An interior view of the dome of the Colorado Capitol, on Oct. 12, 2021. (Quentin Young/Colorado Newsline)
A bill introduced this week by Colorado Democrats proposes to further expand state income tax relief for lower-earning workers and families with children.
House Bill 23-1112, sponsored by Democratic state Rep. Shannon Bird of Northglenn and Sens. Chris Hansen of Denver and Chris Kolker of Centennial, would raise the percentages at which Colorado matches the federal earned income tax credit and child tax credits.
Lawmakers last enlarged those state-level benefits in 2021, in what progressive groups hailed as a “paradigm shift” in Colorado tax policy. Under current law, certain 2023 tax filers will be able to claim a state earned income tax credit equal to 25% of the federal benefit, and a state child tax credit equal to up to 60% of the federal one for each child under six years old.
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HB-1112 would increase the state EITC percentage to 40% beginning in 2024. Percentages for state child tax credit would also increase on a sliding scale, up to a maximum of 70%, and the benefit could be claimed for each child age 17 or under, matching federal eligibility standards.
The child tax credit is available for single earners making less than $75,000 annually, or joint filers making less than $85,000 annually. HB-1112 would direct the Colorado Department of Revenue to adjust that limit annually for inflation.
As introduced, the bill, which was assigned to the House Finance Committee, would not make any other changes to the tax code, and projects to “reduc(e) state income tax revenue” by enlarging the credits. It has not yet received a fiscal analysis by nonpartisan legislative staff.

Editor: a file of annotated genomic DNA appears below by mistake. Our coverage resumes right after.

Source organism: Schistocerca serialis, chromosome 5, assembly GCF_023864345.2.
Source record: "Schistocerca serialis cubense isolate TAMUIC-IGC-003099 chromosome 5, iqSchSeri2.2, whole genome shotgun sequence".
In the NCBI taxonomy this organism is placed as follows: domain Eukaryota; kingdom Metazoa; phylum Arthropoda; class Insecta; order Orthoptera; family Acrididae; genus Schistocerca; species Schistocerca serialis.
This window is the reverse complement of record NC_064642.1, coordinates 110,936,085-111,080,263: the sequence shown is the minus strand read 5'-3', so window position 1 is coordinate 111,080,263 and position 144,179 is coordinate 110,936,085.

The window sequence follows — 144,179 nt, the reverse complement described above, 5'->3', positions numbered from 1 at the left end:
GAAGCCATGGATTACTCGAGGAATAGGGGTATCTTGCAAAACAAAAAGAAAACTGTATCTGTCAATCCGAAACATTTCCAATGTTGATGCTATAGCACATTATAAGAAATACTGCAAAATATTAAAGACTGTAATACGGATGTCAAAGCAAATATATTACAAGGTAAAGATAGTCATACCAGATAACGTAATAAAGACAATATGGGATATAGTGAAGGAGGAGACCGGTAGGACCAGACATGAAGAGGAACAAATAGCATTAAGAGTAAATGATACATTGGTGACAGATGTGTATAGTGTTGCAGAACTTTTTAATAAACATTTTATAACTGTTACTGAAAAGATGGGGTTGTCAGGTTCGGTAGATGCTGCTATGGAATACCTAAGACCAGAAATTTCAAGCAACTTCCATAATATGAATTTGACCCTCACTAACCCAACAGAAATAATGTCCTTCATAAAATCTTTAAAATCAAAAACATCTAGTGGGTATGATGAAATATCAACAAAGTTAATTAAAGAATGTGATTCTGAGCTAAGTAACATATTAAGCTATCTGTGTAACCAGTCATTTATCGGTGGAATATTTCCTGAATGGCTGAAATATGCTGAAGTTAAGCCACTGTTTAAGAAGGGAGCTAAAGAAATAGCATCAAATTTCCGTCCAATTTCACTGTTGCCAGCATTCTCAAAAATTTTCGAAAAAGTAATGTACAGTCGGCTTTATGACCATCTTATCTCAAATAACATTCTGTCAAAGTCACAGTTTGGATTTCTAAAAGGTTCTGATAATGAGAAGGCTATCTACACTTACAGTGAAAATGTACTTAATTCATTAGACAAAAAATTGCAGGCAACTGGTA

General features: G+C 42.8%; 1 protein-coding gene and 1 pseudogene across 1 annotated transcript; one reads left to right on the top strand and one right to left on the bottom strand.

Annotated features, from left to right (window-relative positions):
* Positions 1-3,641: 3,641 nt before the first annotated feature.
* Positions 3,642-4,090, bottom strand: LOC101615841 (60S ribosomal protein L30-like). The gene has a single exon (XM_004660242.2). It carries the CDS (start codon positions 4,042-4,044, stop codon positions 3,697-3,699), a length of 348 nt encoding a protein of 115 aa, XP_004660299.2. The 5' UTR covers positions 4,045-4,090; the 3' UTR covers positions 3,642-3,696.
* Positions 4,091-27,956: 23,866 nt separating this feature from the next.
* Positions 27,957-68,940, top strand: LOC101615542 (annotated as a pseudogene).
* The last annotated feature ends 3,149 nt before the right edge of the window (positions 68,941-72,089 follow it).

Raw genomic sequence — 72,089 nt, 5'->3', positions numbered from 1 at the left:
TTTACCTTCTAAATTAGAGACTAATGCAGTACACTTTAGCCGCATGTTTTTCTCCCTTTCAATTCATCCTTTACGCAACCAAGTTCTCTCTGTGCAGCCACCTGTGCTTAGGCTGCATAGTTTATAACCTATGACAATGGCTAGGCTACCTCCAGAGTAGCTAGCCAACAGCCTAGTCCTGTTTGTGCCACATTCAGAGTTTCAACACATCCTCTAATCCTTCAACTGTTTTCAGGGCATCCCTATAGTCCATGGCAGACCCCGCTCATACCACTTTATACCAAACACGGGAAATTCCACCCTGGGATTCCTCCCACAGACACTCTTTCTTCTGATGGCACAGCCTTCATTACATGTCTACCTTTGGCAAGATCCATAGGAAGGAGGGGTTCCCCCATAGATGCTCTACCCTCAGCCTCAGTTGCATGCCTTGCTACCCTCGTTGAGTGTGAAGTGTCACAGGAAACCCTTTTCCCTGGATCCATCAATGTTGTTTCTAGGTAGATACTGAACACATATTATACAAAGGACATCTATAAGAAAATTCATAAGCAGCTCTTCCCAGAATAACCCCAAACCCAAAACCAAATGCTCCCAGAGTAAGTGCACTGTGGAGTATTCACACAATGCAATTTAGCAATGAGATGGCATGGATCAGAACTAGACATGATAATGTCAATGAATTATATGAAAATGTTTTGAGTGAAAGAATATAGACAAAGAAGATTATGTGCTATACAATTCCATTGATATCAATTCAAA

The federal child tax credit currently allows low- and middle-income families to claim up to $2,000 per child in tax relief. An expanded version championed by U.S. Sen. Michael Bennet of Colorado was temporarily enacted as part of a congressional COVID-19 relief package, but lapsed last year amid opposition from Republicans and Sen. Joe Manchin of West Virginia.
Lawmakers on the House Business Affairs and Labor Committee on Thursday also unanimously passed a separate bill aimed at expanding awareness of the expanded tax credits already on the books. House Bill 23-1006, sponsored by Democratic Reps. Mary Young of Greeley and Lindsey Daugherty of Arvada, would require Colorado employers to provide their workers written notice of the availability of the state and federal versions of the earned income and child tax credits.
“One of our top priorities this session is to make Colorado more affordable,” Daugherty said in a statement. “Under this bill, employers will provide important information to their employees that will connect them with the economic assistance that they are eligible for.”
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